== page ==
Pakistan is holding its general elections today to elect a new parliament and a new prime minister. The elections are taking place amid a surge of militant attacks, a deepening economic crisis, and a bitter political rivalry between the ruling party and the opposition led by the jailed former prime minister Imran Khan.
Security challenges and election violence
The security situation in Pakistan has deteriorated in the run-up to the elections, as several militant groups have carried out deadly attacks on candidates, party workers, and voters. The most recent attack occurred yesterday, when two bombs exploded at election offices in the southwestern province of Baluchistan, killing at least 30 people and injuring more than two dozen others. The Islamic State group claimed responsibility for the attack, which was the worst election-related violence in the country’s history.
The government has deployed tens of thousands of police and paramilitary forces to ensure security at the polling stations, and has also suspended mobile phone service in some areas to prevent remote-controlled bombings. However, many voters still fear for their safety and may stay away from the polls.
Political divisions and allegations of foul play
The elections are also marked by deep political divisions and allegations of foul play by the opposition parties. The main contender against the ruling Pakistan Muslim League-Nawaz (PML-N) is the Pakistan Tehreek-e-Insaf (PTI) party of former cricket star and Islamist politician Imran Khan, who was ousted in a no-confidence vote in parliament in April 2022 and is now serving a seven-year prison sentence on corruption charges. Khan has accused the government and the military of conspiring against him and his party, and has claimed that his candidates were denied a fair chance at campaigning.
Khan still commands a massive following among the urban youth and the religious conservatives, who see him as a champion of change and anti-corruption. However, it is unclear if his supporters will turn out in large numbers to vote for his party, or if they will be disillusioned by his imprisonment and the perceived rigging of the elections.
Economic woes and regional challenges
The next government of Pakistan will face huge challenges, both domestically and internationally. The country is facing an economic crisis, with a soaring inflation, a plunging currency, a widening trade deficit, and a looming debt crisis. The government will have to seek a bailout from the International Monetary Fund (IMF) or other sources, which may come with tough conditions and reforms.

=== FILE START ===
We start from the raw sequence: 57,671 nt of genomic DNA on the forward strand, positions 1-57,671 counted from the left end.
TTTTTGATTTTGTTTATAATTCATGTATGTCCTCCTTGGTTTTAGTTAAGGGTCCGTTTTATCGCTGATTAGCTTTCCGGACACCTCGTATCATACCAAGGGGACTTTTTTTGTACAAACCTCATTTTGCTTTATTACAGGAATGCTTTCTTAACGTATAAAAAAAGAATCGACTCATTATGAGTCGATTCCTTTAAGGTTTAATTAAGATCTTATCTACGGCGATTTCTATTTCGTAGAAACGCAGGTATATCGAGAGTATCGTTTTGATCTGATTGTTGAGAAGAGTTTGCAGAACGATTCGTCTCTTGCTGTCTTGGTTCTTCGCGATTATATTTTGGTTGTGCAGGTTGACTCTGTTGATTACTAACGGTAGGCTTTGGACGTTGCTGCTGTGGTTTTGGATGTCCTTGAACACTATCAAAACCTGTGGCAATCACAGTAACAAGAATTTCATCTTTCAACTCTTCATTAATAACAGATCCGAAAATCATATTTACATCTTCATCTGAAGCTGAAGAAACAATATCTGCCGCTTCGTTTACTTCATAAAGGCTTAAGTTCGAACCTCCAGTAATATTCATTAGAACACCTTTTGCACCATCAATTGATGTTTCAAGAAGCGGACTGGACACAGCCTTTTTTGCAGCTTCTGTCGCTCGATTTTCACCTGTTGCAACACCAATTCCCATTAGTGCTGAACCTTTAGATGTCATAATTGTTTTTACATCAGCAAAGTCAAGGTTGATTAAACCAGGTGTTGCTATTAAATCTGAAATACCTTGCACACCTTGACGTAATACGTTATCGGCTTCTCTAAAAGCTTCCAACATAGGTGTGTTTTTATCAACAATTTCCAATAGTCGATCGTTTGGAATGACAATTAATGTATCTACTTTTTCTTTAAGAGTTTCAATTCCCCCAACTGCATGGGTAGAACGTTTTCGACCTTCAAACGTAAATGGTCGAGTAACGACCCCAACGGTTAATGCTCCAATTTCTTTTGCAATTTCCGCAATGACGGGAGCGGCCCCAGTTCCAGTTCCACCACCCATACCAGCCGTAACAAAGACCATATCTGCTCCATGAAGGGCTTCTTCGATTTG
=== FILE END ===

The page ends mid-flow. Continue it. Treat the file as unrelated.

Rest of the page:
The country is also facing regional challenges, as it shares borders with Afghanistan, China, India, and Iran, all of which have their own interests and conflicts. Pakistan will have to balance its relations with these countries, as well as with the United States, which has been pressuring Pakistan to crack down on the militant groups operating from its soil and to support the peace process in Afghanistan.
Electoral system and possible outcomes
Pakistan has a parliamentary system, where the voters elect 266 members of the National Assembly, or the lower house of parliament, for a five-year term. Another 70 seats are reserved for women and minorities, who are nominated by the parties according to their proportional representation. The National Assembly then elects the prime minister, who heads the government.
There are 44 political parties contesting the elections, but the main contenders are the PML-N, the PTI, and the Pakistan Peoples Party (PPP), which is led by Bilawal Bhutto Zardari, the son of the late former prime minister Benazir Bhutto. The PML-N is expected to win the most seats, but may fall short of a simple majority, which would require it to form a coalition government with smaller parties or independents. The PTI is expected to come second, and may try to form an alliance with the PPP or other opposition parties to challenge the PML-N. The PPP is expected to come third, and may play the role of a kingmaker or an opposition leader.
The results of the elections are expected to be announced within a few days, but may be disputed by the losing parties, who may allege fraud and rigging. The elections are being monitored by local and international observers, who will assess the fairness and transparency of the process.